After causing havoc in the 1860s, it was time for Wilhelm I and Bismarck to take a step back from military campaigns. However, Bismarck still had an important role on the European and international stage with his practical use of "realpolitik". His careful agreements with Austria-Hungary, the Mediterranean Agreement with Britain (1887), and the Reinsurance Treaty with Russia (1887) were cases in point and countered the threat of France.


    A term used to describe the foreign policy of Bismarck whereby morals, nationalism, and ideology are cast aside in favour of practical reasoning.

    Bismarck was successful in his role as Chancellor in maintaining peace and at least delaying war until Wilhelm II's reign. This was in stark contrast to his aggression as Prime Minister when he edited a telegram of Wilhelm I's to insult France so they declared war on Prussia. Finally, in 1884 when European powers began to divide up Africa under the Kaiserreich, Bismarck played a crucial role in the conference in Berlin.

    Domestic Policy

    At home, rapid industrial developments took place, and the modernisation of the Kaiserreich was evident. Its military might dovetailed a series of impressive reforms, which can arguably be referred to as the first modern welfare state. Here is an overview of some of the reforms:

    • 1883: Establishment of a national health service that was free for all. Germany was the first country worldwide to do this.

    • 1884: The introduction of Accident Insurance allowed workers to be covered for any illnesses or injuries incurred as a result of their job.

    • 1889: State pensions allowed people to be supported when they retired. Again, the German Empire was the first country to introduce this groundbreaking scheme.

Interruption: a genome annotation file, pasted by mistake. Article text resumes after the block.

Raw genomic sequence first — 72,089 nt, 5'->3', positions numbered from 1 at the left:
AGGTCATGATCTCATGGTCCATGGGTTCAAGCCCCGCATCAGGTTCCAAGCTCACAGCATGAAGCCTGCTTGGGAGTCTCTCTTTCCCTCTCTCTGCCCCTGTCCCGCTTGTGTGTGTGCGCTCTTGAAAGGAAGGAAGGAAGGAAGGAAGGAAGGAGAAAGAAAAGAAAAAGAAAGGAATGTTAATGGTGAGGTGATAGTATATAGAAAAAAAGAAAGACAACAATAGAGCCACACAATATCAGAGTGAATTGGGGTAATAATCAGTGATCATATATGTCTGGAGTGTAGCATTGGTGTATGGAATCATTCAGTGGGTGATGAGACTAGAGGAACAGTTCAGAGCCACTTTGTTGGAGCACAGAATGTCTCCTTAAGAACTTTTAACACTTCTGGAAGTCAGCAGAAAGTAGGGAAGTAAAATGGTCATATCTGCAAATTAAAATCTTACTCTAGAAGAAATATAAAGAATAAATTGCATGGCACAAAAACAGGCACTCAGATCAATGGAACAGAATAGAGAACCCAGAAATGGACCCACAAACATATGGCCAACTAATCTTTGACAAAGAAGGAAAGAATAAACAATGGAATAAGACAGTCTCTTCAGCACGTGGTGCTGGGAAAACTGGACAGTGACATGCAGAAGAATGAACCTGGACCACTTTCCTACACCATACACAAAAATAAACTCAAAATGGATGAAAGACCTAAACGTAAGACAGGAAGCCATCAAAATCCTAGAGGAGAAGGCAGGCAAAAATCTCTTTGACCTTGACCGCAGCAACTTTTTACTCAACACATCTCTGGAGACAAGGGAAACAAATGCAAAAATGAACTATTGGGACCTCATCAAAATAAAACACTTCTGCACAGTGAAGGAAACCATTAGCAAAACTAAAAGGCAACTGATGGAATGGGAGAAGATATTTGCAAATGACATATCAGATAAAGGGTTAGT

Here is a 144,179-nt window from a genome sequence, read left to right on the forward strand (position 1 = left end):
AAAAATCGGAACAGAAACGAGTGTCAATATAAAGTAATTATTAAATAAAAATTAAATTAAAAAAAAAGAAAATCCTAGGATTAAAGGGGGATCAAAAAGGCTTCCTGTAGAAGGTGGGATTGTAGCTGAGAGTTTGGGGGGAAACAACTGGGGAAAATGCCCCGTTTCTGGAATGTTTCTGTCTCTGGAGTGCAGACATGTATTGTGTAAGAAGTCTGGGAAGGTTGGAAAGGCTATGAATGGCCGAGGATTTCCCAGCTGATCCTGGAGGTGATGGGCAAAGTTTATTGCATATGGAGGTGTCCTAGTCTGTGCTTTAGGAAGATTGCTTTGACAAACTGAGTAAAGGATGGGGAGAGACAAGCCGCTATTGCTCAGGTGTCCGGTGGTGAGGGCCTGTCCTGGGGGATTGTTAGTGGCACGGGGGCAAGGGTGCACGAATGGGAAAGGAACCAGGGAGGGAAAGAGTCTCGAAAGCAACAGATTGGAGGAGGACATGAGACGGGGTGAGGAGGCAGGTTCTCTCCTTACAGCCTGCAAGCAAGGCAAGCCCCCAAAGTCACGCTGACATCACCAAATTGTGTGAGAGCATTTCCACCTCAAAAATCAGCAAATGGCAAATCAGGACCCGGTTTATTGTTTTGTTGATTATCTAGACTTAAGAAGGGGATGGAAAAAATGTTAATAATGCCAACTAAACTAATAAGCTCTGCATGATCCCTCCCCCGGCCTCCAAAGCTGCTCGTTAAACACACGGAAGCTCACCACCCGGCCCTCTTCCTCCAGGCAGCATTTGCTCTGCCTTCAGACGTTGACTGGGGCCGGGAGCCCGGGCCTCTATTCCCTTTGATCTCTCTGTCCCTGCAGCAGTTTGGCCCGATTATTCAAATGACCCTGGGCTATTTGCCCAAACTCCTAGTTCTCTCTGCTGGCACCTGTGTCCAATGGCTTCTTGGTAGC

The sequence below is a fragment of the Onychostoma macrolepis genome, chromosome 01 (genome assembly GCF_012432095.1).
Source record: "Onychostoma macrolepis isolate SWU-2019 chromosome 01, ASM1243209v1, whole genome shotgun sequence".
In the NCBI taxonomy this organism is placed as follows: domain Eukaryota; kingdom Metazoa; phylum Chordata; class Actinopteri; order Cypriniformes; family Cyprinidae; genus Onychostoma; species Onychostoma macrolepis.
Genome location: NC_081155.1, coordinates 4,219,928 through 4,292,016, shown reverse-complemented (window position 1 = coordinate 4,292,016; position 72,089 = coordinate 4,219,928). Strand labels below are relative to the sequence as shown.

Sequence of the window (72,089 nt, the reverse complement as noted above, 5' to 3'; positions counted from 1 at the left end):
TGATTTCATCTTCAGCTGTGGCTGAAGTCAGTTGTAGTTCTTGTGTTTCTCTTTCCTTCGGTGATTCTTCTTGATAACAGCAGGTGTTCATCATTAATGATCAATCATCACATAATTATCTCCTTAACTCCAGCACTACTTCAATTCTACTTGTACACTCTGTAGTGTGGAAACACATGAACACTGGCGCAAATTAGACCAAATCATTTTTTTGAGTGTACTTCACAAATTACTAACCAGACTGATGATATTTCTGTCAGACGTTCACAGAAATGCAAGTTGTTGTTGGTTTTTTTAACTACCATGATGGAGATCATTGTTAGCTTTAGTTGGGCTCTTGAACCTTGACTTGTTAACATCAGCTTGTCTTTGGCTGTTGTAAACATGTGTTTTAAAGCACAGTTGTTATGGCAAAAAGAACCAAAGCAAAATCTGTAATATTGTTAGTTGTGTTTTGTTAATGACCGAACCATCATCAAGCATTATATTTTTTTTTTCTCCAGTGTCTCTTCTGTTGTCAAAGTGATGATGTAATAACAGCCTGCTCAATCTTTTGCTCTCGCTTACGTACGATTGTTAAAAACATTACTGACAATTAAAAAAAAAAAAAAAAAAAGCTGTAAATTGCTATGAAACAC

In other words, despite the decisive military action and resistance to his opposition that earned him the 'Iron Chancellor' moniker, Bismarck is overwhelmingly remembered as a force for good in German politics. Other states would follow such initiatives due to Germany's success.

    Otto von Bismarck Personality

    There is much to dissect about the policies of Bismarck. His knack for anticipation, particularly in foreign policy, has made him a towering figure in German history. However, his early life would not suggest such glory. A distant relationship with his mother characterised Bismarck's childhood. Typically, Junkers would be schooled at home, but Bismarck had to go to school in Berlin. It seemed like his mother wanted to free herself from parental responsibility, which stayed with Otto for most of his life.

    A great leader, Bismarck sought to hide his formative years in his memoirs, Reflections and Reminiscences. He made life difficult for those close to him with the 'need to possess Johanna (his wife) entirely'.2 He also did not allow his son Herbert to marry a Catholic and forced him into a life of diplomatic service. The lack of equality in his personal relationships was the drawback to his forensic understanding of politics and his superiority complex that made him a great leader.

    Otto von Bismarck Quotes

    We have seen the famous line from Bismarck's 'iron and blood' speech; now, let's examine some of his political musings with quotations straight from the horse's mouth!

    Politics is the art of the possible.3